virtually jumping up and down and waving a big red flag whenever the page
displays data that doesn't correspond to the request.
In our case, it will not just fail the transaction, but effectively fail
the test itself as well, and generate a custom transaction to notify the
tester the second it occurs.
( The genesis of this was a production incident where some customers would
see the wrong information - belonging to different, basically random
customers - whenever they accessed a particular page. That sort of thing
really isn't good for your reputation, I can tell you that. And it didn't
show up in functional tests, because this problem was concurrency related,
and could never be reproduced with just a single user on the system. )
- Error ratio based load reduction
Sometimes we're not so much interested in bottlenecks as we are interested
in memory leaks. For this purpose, we wanted to put load on the system as
long as possible, and didn't care about temporary disruptions in the
backend infrastructure so much.
However, those disruptions often meant an end to the test in question,
because the load generators kept pumping requests at the system during the
disruption and it never got a chance to recover.
In order to work around that we have a feature that will detect disruptions
and reduce load temporarily. Whenever more than X number of iterations in a
row fails, the code in question will enforce a 900 second sleep on the
virtual user, and keep doing that until an iteration is completed. This way
the load will stay low as long as the problem remains, and go back up
whenever things get back up on their feet.
Default this feature is off, but when needed we can turn it on with a
simple command line attribute.
- Log on error
One useful feature of loadrunner is that you can set things up in such a
way that logging is turned off by default, but whenever an error occurs the
last X kb of log data is recorded on disk.
That reduces the amount of logging to what usually amounts to the only
things you're really interested in (including, I might add, full
- Disk space guards
Long running tests have a second problem: Too much disk space usage on the
generators, usually due to excessive logging or too many errors (which
turns all of the logging on temporarily, of course).
Loadrunner however never detects that, and will gleefully put truncated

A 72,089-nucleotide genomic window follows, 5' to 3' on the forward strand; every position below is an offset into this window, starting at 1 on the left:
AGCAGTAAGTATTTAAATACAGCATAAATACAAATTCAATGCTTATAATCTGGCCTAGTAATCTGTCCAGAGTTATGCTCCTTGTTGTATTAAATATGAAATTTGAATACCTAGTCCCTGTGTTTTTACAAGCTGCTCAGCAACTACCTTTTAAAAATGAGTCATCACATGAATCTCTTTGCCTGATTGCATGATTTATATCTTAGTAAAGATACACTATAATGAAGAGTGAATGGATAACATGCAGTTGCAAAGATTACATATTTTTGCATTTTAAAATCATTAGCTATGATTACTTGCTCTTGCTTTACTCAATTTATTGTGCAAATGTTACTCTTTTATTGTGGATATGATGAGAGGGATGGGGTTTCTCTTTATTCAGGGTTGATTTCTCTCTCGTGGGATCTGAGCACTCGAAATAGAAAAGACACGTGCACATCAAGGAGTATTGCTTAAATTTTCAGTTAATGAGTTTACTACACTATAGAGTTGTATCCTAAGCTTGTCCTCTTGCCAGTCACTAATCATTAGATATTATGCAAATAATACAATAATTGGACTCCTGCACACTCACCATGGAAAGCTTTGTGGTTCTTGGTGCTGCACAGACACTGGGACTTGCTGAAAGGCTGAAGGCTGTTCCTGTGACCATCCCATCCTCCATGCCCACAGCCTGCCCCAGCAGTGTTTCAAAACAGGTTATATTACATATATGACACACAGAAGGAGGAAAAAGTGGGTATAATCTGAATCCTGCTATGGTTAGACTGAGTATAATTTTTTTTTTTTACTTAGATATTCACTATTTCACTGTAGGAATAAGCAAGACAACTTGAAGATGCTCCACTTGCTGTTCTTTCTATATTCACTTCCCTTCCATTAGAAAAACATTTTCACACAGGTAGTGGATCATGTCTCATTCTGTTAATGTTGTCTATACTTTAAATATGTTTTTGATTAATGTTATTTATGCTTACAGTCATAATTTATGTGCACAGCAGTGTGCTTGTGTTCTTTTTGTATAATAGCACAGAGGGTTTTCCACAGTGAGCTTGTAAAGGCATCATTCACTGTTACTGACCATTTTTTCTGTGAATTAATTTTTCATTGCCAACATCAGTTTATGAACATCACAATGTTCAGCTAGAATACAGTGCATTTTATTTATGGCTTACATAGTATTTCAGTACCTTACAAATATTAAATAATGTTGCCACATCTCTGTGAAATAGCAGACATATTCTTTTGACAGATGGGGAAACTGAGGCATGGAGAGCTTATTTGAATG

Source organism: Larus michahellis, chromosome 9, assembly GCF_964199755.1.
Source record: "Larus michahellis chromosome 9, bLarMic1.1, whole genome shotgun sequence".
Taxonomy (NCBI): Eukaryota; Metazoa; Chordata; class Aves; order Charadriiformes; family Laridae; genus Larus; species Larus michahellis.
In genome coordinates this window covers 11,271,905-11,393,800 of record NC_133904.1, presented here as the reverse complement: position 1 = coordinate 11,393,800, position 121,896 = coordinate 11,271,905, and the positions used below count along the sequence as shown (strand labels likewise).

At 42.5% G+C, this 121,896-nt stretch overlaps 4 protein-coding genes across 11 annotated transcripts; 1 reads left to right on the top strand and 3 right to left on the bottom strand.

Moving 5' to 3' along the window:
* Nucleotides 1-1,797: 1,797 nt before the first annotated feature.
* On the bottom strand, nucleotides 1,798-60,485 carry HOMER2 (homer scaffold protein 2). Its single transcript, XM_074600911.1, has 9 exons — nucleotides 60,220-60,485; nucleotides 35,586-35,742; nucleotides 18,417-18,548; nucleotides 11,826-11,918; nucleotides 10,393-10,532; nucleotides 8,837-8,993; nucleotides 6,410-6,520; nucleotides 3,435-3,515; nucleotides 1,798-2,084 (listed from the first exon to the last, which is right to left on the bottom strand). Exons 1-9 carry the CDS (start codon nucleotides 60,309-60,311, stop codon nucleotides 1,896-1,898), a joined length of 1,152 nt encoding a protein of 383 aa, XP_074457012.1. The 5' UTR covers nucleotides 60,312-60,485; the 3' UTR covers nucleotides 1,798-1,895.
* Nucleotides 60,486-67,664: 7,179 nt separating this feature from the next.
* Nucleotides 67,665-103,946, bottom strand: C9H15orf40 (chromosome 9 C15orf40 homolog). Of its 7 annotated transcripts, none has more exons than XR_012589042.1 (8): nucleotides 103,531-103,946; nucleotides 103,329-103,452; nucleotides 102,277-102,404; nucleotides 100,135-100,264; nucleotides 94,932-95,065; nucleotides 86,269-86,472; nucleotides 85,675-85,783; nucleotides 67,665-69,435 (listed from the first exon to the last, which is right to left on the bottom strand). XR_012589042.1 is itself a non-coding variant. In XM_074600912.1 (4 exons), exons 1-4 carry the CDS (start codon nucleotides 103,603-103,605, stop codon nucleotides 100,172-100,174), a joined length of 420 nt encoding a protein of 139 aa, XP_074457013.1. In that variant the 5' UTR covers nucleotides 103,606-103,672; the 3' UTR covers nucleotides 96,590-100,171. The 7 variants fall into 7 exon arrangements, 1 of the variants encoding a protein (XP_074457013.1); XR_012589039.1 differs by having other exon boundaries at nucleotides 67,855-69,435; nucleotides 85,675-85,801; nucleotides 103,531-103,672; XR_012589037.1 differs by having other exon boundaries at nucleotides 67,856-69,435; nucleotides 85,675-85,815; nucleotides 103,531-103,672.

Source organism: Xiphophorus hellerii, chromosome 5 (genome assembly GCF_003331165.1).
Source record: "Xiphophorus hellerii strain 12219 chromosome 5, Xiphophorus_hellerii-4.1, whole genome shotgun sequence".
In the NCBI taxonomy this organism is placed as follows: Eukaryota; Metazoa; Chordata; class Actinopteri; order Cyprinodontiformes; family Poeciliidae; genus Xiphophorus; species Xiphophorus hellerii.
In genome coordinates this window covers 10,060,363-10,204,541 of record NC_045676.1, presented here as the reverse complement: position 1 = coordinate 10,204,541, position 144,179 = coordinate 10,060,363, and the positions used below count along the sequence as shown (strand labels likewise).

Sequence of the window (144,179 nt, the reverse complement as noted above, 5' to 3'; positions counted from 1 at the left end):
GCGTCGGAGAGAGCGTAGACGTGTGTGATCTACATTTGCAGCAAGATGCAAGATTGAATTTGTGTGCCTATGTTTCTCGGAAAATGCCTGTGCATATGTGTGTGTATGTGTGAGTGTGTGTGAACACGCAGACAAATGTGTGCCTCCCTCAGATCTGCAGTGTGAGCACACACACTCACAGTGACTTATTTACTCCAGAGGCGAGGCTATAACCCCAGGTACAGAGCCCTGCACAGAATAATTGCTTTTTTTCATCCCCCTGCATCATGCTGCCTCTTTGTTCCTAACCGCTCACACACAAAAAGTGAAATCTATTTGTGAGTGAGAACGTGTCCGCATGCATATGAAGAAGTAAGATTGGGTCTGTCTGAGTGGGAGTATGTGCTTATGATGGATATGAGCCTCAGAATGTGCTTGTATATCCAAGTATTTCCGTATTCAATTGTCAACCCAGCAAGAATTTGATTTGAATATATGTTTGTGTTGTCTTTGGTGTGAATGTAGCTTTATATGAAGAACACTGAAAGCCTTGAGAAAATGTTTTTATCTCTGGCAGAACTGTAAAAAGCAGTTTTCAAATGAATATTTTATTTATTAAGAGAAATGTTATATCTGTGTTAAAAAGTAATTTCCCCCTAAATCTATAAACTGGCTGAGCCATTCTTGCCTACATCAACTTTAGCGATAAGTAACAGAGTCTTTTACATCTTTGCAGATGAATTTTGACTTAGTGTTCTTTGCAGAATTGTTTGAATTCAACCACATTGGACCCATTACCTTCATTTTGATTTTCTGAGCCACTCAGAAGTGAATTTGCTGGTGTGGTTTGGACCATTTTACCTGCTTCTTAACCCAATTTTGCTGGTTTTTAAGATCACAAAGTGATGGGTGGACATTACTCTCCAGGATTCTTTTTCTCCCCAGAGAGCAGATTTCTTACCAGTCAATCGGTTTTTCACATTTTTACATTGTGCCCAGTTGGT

files on disk, resulting in test corruption later.
So we had to work around it - with two pieces of code. One that will check
how much free space the generator has, and one that measures how much the
test used so far. If this code deems the usage is too high or the space
left too low, will simply disable the logging entirely.
Example here: https://github.com/randakar/y-lib/blob/master/y_logging.c#L306-
That works, but it would be really nice if a test tool could detect such a
Another thing that appears to not be present in gatling scripts: Specific
settings for pacing.
If you really want your load numbers to be exact and to give something of a
representative load then you somehow want to steer how long each user
session lasts. If you rely only on think time and responsetimes to drive
load then you run into the issue that as soon as the load nears a
bottleneck the load will actually decrease because the slow increase in
responsetimes makes your users slow down.
The way to deal with that is to set up a pacing - where each run through
the script is allocated a set amount of time (usually about 2 minutes,
though we always apply a randomization factor to these things to keep
users from getting into lockstep with each other) and if the user finishes
it's set of requests before that, the script will simply wait until the
required time has passed. Meaning that if some disruption occurs on the
application server, the load will just keep on going as if nothing is
Loadrunner actually has several different ways to configure this: No
pacing, pacing with fixed intervals, pacing with variable intervals, and
you can set it to "delay X to Y seconds after the script ends".
In our case pacing gets a bit of a complicated subject though, because we
also time the logout to occur (if it occurs - there's a percentage chance
associated with it) just before the end of the pacing duration, so we
actually have a calculated forced thinktime sitting right before the logout
that will delay it. And while we're at it, we also measure how long the
script took to reach that point, so that any overly long scripts or
too-short pacing settings can be acted upon by the tester.
- Thinktime based rampup
Steering the load by decreasing the think time, rather than adding more
threads or virtual users.
If you want to have the load ramp up linearly, this involves a bit of math
- the formula is:
thinktime = (virtual_users / TPS_target) - response_time;
an implementation. And lots of comments.
I like to think that code speaks for itself, but I may be wrong.
I'm sure this can be reimplemented in a gatling scenario fairly easily,